The water rises and falls up to three feet here in these mangroves of Providenciales, and as it changes, so does the activity level. When the tide is high and the channel is at its deepest, we see sea turtles swimming in the middle and watch juvenile reef and lemon sharks swimming out in the open and circling our boards, chasing little fish. These pups are about two feet in length and can move astonishingly fast. When the tide starts to recede, the creatures use this as a sign to return to the shade of the roots until the next rise, as the tropical sun is extreme and harsh on the shallow, unshaded water.

The mangroves appear to have an intelligence all their own. The plants never grow in the channel, yet keep the perimeter thick and lush, as if the plants somehow speak to one another to know the water must flow in and out to keep the delicate ecosystem intact.

It is no secret that one of the most adverse and destructive effects of climate change today is coral bleaching. It is happening in all the world’s oceans and is predicted to worsen as more carbon is absorbed by the sea. Here’s something that may not be so well known: Mangrove plants have the capability to clean the air we breathe by absorbing and storing carbon dioxide up to ten times more than a comparably sized terrestrial forest. This is crucial in the continuous battle against climate change and these special forests are key in saving the oceans. With coral reefs being the foundation of marine life, the very real possibility of their death is disastrous for the planet. The reduction of carbon in the water means the reduction of coral bleaching. This is vital!

Another way mangrove forests could be key in saving the reefs is by providing shelter for coral species at risk of extinction from bleaching. Baby corals grow within the mangrove roots, and once mature enough, can be transplanted to the reef, aiding natural growth and reproduction.

The Northwest Point Pond Nature Reserve is a remote inland pond system on Providenciales, and is home to the most impressive red mangrove forests on the island. The interior pond of this nature reserve is tidal, with underwater cave systems.

What I learned from my adventure in this forest is how crucial mangroves are, not only for keeping coastlines safe from storms and surge, but in their role in protecting so many species of life that rely on them for safety and nourishment. I also learned how important it is to educate people on these amazing ecosystems and their role in the “big picture” of all life. Mangroves must be protected—once they are gone, they cannot simply be replanted. Because they actually hold the coastline in place and give it its shape, once gone the land will erode, giving way to tide and current, which will change the coastline permanently.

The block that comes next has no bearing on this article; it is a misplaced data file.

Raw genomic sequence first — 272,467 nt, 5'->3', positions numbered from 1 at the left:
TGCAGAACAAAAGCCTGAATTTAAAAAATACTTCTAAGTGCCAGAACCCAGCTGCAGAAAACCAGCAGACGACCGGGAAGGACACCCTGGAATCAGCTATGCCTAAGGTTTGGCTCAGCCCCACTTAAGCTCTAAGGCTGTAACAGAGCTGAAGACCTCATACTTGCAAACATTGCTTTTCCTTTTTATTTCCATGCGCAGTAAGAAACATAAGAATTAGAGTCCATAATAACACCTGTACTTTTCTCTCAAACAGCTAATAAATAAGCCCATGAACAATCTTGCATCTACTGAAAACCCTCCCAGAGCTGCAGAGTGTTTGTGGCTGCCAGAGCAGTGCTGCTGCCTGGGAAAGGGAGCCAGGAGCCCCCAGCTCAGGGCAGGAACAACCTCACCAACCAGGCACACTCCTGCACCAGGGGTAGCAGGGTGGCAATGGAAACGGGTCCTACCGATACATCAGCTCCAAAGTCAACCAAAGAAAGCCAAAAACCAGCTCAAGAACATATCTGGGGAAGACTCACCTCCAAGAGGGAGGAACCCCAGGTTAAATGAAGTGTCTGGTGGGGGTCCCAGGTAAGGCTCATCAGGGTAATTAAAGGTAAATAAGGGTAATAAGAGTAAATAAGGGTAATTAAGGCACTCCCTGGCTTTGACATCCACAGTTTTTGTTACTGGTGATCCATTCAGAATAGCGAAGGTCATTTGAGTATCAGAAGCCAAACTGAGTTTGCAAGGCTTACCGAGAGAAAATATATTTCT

As my time in the magical forest of mangroves came to an end, I left feeling privileged to have experienced it and to have heard the message in its voice. I will visit this amazing ecosystem again, not only to continue learning all I can about life here, but also to allow myself to unplug again and soak up the peace that one can only experience in the quiet of nature.

At the end of the day, Kite Provo delivered far and above my expectations on this adventure. I was filled with so much educational information, generating just as many questions for my next jaunt in the mangroves. Please remember that when visiting this special place to respect the creatures and plants, and to keep your feet off the bottom. Try to minimize the impact of your presence there and, as always, take only pictures and memories as your souvenirs. Protect . . . Conserve . . . Preserve.



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On the Cover

Agile LeVin grew up in the Turks & Caicos Islands and has a keen eye for capturing the country’s natural beauty. This aerial shot depicts kayakers exploring Mangrove Cay, a very well-known kayaking and paddle boarding location near Leeward on Providenciales, part of the Princess Alexandra Nature Reserve. To see more of Agile’s work, go to visittci.com.